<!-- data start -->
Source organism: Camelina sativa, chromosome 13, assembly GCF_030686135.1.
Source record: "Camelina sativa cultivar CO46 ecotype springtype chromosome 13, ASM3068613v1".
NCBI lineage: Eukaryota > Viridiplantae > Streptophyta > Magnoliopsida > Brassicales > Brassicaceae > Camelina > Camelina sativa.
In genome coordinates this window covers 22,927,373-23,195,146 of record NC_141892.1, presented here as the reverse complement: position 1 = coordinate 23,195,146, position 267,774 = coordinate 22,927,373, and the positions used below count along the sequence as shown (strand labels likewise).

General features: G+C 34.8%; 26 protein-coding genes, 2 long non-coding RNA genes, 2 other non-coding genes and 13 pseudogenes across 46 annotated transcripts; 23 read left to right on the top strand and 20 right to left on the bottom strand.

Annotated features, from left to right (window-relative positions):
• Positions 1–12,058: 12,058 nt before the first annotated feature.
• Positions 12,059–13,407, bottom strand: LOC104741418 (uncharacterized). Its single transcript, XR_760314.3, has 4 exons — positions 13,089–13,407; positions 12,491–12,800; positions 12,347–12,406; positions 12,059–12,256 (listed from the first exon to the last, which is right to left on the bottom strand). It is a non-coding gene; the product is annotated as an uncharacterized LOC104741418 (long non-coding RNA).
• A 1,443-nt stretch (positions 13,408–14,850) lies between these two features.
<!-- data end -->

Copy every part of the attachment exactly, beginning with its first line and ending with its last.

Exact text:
Source organism: Camelina sativa, chromosome 13, assembly GCF_030686135.1.
Source record: "Camelina sativa cultivar CO46 ecotype springtype chromosome 13, ASM3068613v1".
NCBI lineage: Eukaryota > Viridiplantae > Streptophyta > Magnoliopsida > Brassicales > Brassicaceae > Camelina > Camelina sativa.
In genome coordinates this window covers 22,927,373-23,195,146 of record NC_141892.1, presented here as the reverse complement: position 1 = coordinate 23,195,146, position 267,774 = coordinate 22,927,373, and the positions used below count along the sequence as shown (strand labels likewise).

General features: G+C 34.8%; 26 protein-coding genes, 2 long non-coding RNA genes, 2 other non-coding genes and 13 pseudogenes across 46 annotated transcripts; 23 read left to right on the top strand and 20 right to left on the bottom strand.

Annotated features, from left to right (window-relative positions):
• Positions 1–12,058: 12,058 nt before the first annotated feature.
• Positions 12,059–13,407, bottom strand: LOC104741418 (uncharacterized). Its single transcript, XR_760314.3, has 4 exons — positions 13,089–13,407; positions 12,491–12,800; positions 12,347–12,406; positions 12,059–12,256 (listed from the first exon to the last, which is right to left on the bottom strand). It is a non-coding gene; the product is annotated as an uncharacterized LOC104741418 (long non-coding RNA).
• A 1,443-nt stretch (positions 13,408–14,850) lies between these two features.